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 25-28 September, 2018 | Singapore
previously uncultured or rarely isolated microbes have been identified, demonstrating that the skin of dogs
is inhabited by diverse microbial communities. Higher microbial diversity was observed in the haired skin (axilla, groin, periocular, pinna, dorsal nose, interdigital, lumbar) compared to mucosal surfaces or mucocutaneous junctions (lips, nose, ear, and conjunctiva). The nostril and conjunctiva showed the lowest, while the axilla
and dorsal aspect of the nose showed highest microbial diversity. On average, around 300 different bacterial genera were identified on the canine dorsal nose. The most abundant phyla across all surfaces were Proteobacteria, Firmicutes, Actinobacteria, and Bacteroidetes (Rodrigues Hoffmann 2014).
The Skin Microbiome in Cutaneous Disease
The normal skin microbiota is necessary for optimal
skin function, modulating the innate immune response and preventing colonization with potentially pathogenic microorganisms. In many skin conditions, it remains unclear if changes in the microbiome play a causal role in skin diseases or are rather the result of the disease. In humans with atopic dermatitis (AD) and psoriasis,
the changes in the cutaneous microbiome have been proposed to be the result of an altered epidermal barrier function, Toll-like receptor 2 defects, decreases in antimicrobial peptides, and/or increased expression of extracellular matrix proteins. (de Jongh 2005). These mechanisms are thought to be responsible for an increased abundance of Staphylococcus aureus and susceptibility to staphylococcal infections in AD patients.
Similar to humans, dogs develop AD with hypersensitivity to environmental allergens such as house dust mites and/or food allergens. Recurrent infections with Staphylococcus sp. are very common in AD dogs, and in some dogs bacterial products can also trigger lesions of AD, possibly due to an altered epidermal barrier function.
A marked reduction in microbial diversity is observed in children during AD flares, and it is proposed that these changes precede an increase in the severity of AD. The skin microbiome colonizing the haired skin of dogs with allergic skin disease also demonstrates a lower bacterial diversity when compared to the same skin sites (axilla, groin, and interdigital skin) of healthy dogs (Rodrigues Hoffmann 2014). Significant differences in bacterial taxa have been observed between allergic and healthy dogs, especially higher abundance of Betaproteobacteria in the skin of healthy dogs.
Using culture-based methods, the skin and nasal mucous membranes of atopic human patients and dogs are more often colonized with S. aureus and S. pseudintermedius, respectively, than healthy patients. Based on 16S rRNA pyrosequencing data, S. aureus markedly dominated affected skin regions, more commonly the antecubital and popliteal creases, in children with AD. Likewise,
baseline and post flare samples from children with AD also had more abundance of S. aureus compared to the skin of healthy children. Allergen challenge
in experimentally sensitized atopic dogs leads to bacterial dysbiosis with increased abundance of
S. pseudintermedius at the site of lesion induction (Pierezan 2016).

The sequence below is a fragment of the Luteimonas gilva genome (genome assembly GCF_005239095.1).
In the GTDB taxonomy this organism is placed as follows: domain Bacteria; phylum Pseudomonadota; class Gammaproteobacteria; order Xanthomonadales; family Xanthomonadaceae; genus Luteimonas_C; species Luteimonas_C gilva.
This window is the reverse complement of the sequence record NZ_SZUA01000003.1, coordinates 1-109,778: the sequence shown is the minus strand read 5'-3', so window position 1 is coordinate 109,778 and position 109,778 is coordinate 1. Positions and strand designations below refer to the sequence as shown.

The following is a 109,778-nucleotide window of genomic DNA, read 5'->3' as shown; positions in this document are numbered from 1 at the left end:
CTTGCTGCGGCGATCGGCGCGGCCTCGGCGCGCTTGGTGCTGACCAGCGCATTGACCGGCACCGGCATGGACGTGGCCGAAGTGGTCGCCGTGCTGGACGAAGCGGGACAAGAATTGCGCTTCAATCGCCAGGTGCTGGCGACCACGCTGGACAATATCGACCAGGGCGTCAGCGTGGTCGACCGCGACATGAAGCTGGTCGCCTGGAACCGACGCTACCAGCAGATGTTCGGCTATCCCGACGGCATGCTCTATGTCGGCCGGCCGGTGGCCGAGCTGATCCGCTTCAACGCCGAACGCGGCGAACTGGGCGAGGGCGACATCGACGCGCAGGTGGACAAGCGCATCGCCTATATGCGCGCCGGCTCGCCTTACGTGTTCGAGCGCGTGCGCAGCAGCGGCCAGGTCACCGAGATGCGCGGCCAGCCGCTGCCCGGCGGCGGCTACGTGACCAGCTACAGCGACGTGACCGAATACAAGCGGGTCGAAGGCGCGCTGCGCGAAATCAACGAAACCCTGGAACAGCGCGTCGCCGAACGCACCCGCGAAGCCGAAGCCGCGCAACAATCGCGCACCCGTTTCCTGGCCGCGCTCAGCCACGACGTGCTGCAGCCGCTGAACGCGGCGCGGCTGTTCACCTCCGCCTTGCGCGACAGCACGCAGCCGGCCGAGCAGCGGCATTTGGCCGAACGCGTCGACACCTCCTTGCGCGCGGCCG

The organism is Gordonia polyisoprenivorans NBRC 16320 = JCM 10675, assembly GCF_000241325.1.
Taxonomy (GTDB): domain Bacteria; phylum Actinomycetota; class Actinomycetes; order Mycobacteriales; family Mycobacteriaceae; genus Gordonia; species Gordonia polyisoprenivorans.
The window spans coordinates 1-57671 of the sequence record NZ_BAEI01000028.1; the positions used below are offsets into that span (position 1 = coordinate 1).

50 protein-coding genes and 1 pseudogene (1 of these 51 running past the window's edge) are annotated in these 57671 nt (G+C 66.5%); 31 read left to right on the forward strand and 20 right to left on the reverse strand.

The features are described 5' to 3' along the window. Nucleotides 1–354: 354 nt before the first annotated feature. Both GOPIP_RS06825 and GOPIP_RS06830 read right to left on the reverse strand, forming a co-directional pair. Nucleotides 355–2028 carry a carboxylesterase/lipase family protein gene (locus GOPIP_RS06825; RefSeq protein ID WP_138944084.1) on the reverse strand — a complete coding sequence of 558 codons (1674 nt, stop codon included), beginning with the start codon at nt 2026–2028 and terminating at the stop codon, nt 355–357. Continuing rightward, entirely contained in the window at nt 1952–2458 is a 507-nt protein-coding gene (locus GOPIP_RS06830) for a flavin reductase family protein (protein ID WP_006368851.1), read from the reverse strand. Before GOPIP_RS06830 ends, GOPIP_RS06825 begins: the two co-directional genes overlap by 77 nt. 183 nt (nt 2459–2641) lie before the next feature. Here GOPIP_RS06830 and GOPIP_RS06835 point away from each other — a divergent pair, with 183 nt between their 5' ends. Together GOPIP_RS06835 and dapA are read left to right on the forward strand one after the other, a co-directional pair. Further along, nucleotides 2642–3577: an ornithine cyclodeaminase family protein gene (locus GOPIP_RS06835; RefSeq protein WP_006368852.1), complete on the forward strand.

The skin microbiota of atopic dogs has been longitudinally evaluated with parallel assessment
of skin barrier function at disease flare, during antimicrobial therapy, and post-therapy. Sequencing
of the bacterial 16S ribosomal RNA gene showed decreased bacterial diversity and increased proportions of Staphylococcus (S. pseudintermedius in particular) and Corynebacterium species compared with a cohort of healthy control dogs. Treatment restored bacterial diversity with decreased proportions of Staphylococcus species, concurrent with decreased canine atopic dermatitis severity. Skin barrier function, as measured by corneometry, pH, and transepidermal water loss also normalized with treatment. Bacterial diversity correlated with transepidermal water loss and pH level but not with corneometry results (Bradley 2016).
In cAD there is a predisposition to the development
of coagulase-positive Staphylococcus species colonization and dermatitis as in AD. S. aureus is the primary coagulase-positive Staphylococcus species of human skin and mucosal sites. S. pseudintermedius
is a skin and mucosal commensal in the dog and the most frequent pathogen isolated from dogs with skin
or ear canal infections. Human S. pseudintermedius colonization is rare and primarily restricted to those with regular contact with dogs and cats. S. aureus is infrequently isolated from infection and carriage sites of dogs in clinical practice and in epidemiological surveys, and it is considered a comparatively infrequent canine pathogen. The dog may act as a potential vector of
S. aureus, which raises zoonotic and anthropozoonotic concerns for potential transfer of pathogens, drug resistance, and genetic elements.
Microbiomes are often shared between dogs and humans, with pet owners having a more diverse microbiome than non-pet owners. Dogs that cohabit are also likely to have similar microbiomes. These concepts become very important in the context of antimicrobial resistance, where resistance genes can be spread from one bacteria to another and become established within the commensal population.
What is a biofilm?
A bacterial biofilm is a complex, sessile community of bacteria embedded within a self-produced matrix of carbohydrates, proteins and DNA (extracellular polymeric substance, EPS). Within a biofilm, bacteria

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